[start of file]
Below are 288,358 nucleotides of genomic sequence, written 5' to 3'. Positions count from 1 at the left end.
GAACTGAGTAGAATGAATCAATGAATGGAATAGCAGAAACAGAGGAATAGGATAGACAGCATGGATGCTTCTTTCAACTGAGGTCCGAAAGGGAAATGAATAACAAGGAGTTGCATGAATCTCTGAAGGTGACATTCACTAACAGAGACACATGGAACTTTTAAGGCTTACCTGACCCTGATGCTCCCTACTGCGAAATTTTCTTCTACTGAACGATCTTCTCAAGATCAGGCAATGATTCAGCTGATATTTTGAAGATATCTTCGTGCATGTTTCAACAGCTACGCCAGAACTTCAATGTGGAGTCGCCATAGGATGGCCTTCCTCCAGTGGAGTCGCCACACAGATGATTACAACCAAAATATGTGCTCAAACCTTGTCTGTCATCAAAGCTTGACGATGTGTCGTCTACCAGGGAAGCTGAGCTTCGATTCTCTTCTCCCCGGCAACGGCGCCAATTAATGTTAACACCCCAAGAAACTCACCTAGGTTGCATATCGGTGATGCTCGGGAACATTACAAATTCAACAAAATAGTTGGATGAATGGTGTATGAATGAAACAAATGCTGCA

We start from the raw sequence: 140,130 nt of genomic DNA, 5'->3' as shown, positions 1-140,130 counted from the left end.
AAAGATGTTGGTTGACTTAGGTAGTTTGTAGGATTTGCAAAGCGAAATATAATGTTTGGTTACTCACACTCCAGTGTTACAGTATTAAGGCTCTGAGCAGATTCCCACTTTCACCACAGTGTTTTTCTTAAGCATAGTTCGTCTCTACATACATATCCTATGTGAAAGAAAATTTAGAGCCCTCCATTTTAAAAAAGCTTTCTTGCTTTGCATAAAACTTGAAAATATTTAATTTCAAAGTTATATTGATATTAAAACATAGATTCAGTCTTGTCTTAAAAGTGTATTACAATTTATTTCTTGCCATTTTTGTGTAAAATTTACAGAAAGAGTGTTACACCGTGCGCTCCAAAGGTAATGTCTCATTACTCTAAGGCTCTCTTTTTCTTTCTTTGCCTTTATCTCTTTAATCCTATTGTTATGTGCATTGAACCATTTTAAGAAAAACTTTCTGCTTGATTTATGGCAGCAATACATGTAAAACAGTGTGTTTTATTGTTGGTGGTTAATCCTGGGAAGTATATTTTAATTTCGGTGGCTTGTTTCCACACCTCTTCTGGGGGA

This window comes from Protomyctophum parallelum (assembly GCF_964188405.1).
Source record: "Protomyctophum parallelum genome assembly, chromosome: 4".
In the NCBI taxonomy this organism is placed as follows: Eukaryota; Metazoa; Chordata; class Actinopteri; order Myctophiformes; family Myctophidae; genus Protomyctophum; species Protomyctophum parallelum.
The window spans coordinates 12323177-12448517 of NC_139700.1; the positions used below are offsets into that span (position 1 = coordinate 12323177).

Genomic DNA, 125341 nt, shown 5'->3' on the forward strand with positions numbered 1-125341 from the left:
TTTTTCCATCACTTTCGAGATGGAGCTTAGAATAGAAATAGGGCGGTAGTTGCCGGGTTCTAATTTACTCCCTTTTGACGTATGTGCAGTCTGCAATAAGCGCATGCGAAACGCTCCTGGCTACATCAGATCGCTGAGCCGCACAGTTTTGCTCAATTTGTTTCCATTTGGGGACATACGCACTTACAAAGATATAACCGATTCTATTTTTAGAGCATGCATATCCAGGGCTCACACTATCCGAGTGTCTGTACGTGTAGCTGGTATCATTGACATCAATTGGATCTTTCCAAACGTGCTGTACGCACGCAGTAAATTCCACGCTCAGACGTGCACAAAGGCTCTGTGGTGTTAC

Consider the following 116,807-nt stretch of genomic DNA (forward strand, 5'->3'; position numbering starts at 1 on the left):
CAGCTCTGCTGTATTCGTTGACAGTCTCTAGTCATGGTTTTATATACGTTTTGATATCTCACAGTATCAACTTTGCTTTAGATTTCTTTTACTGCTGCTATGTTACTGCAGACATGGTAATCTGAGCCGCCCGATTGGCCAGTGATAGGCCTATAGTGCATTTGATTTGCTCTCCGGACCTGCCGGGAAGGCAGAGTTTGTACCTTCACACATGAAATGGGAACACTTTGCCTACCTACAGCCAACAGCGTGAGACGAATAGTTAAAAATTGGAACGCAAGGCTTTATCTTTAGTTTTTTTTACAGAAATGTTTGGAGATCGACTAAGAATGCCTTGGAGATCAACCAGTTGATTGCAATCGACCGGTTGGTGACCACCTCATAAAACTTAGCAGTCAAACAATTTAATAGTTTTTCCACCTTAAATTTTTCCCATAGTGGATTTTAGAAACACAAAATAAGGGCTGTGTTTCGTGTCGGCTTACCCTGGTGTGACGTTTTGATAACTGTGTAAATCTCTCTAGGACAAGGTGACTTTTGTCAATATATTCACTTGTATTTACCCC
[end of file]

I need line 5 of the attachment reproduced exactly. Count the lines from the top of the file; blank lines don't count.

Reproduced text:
This window comes from Protomyctophum parallelum (assembly GCF_964188405.1).